Almost four in ten women in the West Midlands say their mental health has got worse since the pandemic started and almost a third are struggling financially, according to a new survey.
The survey for commissioned by West Midlands Women’s Voice, a group which supports the West Midlands Combined Authority (WMCA) found 37% of women in the region say their mental health has got worse since the COVID-19 outbreak began in March.
The survey also shows that almost half (47%) of women questioned said they would be likely to use local high street ‘pop up shops’ for mental health support if they existed.
Younger women, Black, Asian and minority ethnicity women, and parents are even more likely to be interested in such an offer.
The survey, which was conducted by the gender equality campaigning charity the Fawcett Society, examined health, social and economic issues affecting women post-pandemic.
When asked almost half of women in the West Midlands (47%) said they have considered retraining into health and social care during Covid-19.
BAME women, younger women, and parents more likely to have given retraining some thought across all fields.
The research also found that:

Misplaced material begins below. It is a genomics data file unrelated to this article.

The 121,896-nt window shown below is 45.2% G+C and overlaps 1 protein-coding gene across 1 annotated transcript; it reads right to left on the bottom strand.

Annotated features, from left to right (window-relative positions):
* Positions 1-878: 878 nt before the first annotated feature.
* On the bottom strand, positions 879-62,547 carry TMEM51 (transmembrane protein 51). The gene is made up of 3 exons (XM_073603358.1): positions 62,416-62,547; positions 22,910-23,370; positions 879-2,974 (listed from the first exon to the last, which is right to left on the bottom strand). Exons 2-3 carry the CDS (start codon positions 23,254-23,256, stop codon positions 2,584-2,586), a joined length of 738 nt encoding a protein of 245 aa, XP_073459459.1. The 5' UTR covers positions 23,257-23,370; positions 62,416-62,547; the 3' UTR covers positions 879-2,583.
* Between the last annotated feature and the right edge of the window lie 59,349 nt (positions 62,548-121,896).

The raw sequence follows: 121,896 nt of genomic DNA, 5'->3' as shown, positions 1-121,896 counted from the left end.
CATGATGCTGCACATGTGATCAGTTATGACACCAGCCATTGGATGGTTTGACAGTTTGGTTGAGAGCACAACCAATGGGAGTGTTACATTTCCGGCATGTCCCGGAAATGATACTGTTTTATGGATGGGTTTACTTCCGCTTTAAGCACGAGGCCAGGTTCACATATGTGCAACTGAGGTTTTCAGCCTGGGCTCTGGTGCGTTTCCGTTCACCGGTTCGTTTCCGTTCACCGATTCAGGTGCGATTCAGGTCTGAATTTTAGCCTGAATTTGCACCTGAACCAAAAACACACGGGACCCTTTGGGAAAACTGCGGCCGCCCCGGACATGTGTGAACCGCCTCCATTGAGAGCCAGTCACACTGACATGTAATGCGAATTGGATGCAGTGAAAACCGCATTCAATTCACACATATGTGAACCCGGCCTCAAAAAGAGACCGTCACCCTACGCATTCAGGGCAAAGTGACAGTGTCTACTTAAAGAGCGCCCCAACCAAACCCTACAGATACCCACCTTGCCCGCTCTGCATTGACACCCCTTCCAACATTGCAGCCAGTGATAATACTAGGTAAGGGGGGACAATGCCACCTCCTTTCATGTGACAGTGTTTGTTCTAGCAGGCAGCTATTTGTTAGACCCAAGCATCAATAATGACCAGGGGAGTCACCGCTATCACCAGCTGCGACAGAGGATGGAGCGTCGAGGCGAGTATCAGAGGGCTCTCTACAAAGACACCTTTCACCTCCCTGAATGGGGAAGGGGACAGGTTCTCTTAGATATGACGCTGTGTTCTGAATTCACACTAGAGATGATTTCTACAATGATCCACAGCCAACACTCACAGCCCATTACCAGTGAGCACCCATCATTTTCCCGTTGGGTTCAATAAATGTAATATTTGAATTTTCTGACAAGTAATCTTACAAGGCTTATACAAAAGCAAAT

Eight out of ten women in the West Midlands (81%) say their work has changed during the pandemic.
A quarter of women (25%) have seen their location of work change, with nine out of ten working from home. Twenty eight percent have seen their hours change, with the majority (63%) losing hours.
Impacts have differed by ethnicity as 13% of employed BAME women have seen their pay change compared with 5% of white women.
A fifth of women in the West Midlands (21%) have been furloughed. More women in ‘DE’ social groups, such as those in manual work (33%) are on the scheme than women in AB groups, such as professional or managerial roles (14%) in the region.
‘We welcome this study which provides a much-needed focus on women in the West Midlands’ said the combined authority’s chief executive, Deborah Cadman.
‘Putting the spotlight on how women have been affected by the pandemic will help shape our recovery plans for the region, which will be more than economic recovery – we also need to reconnect as a community and fundamentally re-think how we live and work.’
Photo Credit – Wokandapix (Pixabay)